From the month Simanu [Sivan] until the month Ābu [Av] -for three months- they subjected the city to a heavy siege. On the Nth day of the month Ābu they inflicted a major defeat upon a great people. At that time Sin-šar-iškun, king of Assyria, died. They carried off the vast booty of the city and the temple and turned the city into a ruin heap. --- Chronicle of the Fall of Nineveh, ABC 3
Excavations of Nineveh by Layard in the 19th century (engraving 1852)
Tobit died soon after the destruction of Nineveh, so he saw the accomplishment of Jonah’s prediction:
And he died at Ecbatane in Media, being an hundred and seven and twenty years old. But before he died he heard of the destruction of Nineveh, which was taken by Nebuchadnezzar and Assuerus [Cyaxares, king of Media, born in Ecbatane]: and before his death he rejoiced over Nineveh. --- Apocrypha, Tobit, 14:14-15
His descendants will however be among the Israelites who will return to Sion, with Ezra the Scribe, although they seemed to have forgotten their origin from the Tribe of Nephtali, or were ashamed to mention it as they were among the tribes who had adopted idolatry in the kingdom of Israel:
And these were they that went up from Tel-melah, Tel-harsa, Cherub, Addan, and Immer; but they could not tell [about] their fathers' houses, and their seed, whether they were of Israel: the children of Delaiah, the children of Tobiah, the children of Nekoda, six hundred fifty and two. --- Ezra 2:59 and also Nehemiah 7:61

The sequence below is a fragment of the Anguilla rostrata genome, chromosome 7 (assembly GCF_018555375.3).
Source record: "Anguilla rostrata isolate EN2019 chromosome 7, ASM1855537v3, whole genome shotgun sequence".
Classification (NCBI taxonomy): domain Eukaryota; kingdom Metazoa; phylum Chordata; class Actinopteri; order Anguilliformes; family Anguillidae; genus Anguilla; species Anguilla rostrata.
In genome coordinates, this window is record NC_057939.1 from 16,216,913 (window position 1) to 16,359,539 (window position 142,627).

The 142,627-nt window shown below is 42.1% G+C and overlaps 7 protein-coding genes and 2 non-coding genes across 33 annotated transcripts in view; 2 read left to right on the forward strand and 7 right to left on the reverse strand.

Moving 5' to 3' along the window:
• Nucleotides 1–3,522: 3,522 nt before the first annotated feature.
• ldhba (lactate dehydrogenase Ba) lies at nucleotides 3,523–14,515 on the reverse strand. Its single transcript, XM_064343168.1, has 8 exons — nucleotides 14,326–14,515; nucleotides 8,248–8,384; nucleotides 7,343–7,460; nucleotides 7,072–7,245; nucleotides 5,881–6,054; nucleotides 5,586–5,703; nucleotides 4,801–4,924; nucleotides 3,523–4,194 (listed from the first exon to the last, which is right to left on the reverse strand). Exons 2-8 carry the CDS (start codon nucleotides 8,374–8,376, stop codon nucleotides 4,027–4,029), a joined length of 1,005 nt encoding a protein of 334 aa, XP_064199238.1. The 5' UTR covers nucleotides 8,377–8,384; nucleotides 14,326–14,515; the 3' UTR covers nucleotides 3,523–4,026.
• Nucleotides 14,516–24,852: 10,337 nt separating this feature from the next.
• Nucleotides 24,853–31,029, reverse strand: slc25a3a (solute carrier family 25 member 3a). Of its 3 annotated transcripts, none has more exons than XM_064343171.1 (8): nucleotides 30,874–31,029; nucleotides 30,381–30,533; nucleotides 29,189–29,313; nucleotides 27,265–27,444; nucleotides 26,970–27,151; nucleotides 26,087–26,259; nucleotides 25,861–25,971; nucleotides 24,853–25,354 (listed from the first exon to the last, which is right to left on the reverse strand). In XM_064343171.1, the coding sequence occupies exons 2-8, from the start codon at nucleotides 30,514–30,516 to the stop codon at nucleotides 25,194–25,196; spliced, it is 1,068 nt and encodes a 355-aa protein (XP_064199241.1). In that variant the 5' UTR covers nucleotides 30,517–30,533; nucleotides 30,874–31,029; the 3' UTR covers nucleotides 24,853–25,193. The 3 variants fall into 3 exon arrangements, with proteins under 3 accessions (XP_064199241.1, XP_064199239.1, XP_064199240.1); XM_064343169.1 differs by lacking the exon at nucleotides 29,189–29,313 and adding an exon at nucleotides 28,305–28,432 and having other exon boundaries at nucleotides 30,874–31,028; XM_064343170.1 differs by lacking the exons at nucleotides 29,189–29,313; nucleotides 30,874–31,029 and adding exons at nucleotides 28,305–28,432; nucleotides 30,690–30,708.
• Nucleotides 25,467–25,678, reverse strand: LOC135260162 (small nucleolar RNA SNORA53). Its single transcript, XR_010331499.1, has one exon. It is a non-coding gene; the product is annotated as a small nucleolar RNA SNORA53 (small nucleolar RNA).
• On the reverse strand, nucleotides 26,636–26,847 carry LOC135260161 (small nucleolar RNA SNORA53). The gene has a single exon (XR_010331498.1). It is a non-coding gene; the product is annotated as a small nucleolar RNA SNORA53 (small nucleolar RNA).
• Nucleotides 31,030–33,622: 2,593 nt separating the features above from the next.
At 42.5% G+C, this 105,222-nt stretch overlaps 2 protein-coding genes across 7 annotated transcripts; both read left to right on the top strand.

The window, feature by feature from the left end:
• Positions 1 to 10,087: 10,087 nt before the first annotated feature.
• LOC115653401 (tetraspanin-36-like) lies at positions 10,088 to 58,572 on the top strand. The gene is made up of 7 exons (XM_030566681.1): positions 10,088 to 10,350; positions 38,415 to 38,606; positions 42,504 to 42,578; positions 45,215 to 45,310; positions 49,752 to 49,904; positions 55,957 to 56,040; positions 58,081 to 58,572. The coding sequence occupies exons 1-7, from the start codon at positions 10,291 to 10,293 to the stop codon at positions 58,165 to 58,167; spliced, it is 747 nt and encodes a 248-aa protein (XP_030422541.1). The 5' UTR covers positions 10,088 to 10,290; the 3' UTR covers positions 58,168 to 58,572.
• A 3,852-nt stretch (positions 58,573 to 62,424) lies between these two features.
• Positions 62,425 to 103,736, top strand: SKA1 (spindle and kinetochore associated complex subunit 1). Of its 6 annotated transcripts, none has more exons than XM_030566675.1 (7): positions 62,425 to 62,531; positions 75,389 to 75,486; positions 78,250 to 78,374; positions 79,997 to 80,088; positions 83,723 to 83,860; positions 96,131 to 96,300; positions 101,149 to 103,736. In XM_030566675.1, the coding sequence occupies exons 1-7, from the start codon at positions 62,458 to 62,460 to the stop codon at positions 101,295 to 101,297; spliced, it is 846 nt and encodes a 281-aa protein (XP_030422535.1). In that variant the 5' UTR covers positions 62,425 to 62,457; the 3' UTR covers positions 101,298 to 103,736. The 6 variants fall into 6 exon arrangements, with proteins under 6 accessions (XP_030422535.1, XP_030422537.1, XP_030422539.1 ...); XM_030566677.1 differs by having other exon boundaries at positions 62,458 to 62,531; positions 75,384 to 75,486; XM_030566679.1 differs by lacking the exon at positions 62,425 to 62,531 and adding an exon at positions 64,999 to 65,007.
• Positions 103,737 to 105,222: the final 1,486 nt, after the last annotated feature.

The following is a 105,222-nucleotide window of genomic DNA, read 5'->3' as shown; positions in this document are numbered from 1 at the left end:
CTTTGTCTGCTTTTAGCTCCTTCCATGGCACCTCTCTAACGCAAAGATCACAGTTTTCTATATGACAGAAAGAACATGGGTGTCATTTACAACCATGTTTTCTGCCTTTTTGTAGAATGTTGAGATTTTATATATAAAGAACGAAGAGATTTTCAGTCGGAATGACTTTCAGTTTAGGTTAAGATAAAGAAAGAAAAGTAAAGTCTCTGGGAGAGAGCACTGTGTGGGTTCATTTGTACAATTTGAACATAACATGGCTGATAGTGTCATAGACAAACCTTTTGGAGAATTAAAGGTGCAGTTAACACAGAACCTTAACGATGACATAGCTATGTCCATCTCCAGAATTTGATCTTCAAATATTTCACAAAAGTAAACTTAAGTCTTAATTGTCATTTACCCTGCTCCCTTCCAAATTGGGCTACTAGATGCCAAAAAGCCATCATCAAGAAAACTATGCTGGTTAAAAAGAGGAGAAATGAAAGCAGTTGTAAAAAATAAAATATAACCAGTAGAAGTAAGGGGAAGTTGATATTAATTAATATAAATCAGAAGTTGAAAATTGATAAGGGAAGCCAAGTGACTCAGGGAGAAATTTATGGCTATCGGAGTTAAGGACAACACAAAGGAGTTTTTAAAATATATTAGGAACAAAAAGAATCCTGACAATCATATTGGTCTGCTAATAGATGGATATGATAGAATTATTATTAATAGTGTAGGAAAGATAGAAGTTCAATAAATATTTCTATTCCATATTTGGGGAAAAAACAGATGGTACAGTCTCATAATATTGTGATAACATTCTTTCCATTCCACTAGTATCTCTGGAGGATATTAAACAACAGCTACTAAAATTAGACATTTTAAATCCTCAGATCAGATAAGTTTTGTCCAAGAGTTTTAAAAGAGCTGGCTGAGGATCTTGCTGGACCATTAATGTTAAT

The destruction of the Assyrian capital did not immediately cause the end of the Assyrian Empire: it took another three years until Babylon would finally conquer all Assyria.
Nothing was left of Assyria because of a drought that ruined the land, people and animals, as the prophet Zephaniah had announced:
And He will stretch out His hand against the north, and destroy Assyria; and will make Nineveh a desolation, and dry like the wilderness. And all beasts of every kind shall lie down in the midst of her in herds; both the pelican and the bittern shall lodge in the capitals thereof; voices shall sing in the windows; desolation shall be in the posts; for the cedar-work thereof shall be uncovered. This is the joyous city that dwelt without care, that said in her heart: 'I am, and there is none else beside me'; how is she become a desolation, a place for beasts to lie down in! Every one that passes by her shall hiss, and wag his hand. --- Zephaniah, 2:13-15
There is in fact archaeological evidence of a massive climate change that affected Assyria in the years preceding its final demise. In one letter, the Assyrian astrologer Akkulanu wrote the following to the king Assurbanipal in 657 BCE:
And about this year’s rains that were diminished and that no harvest was reaped; this is a good omen for the life and well-being of the king my lord.--- Parpola, Simo, Letters from Assyrian and Babylonian scholars. Helsinki University Press [State Archives of Assyria 10], Helsinki, 1993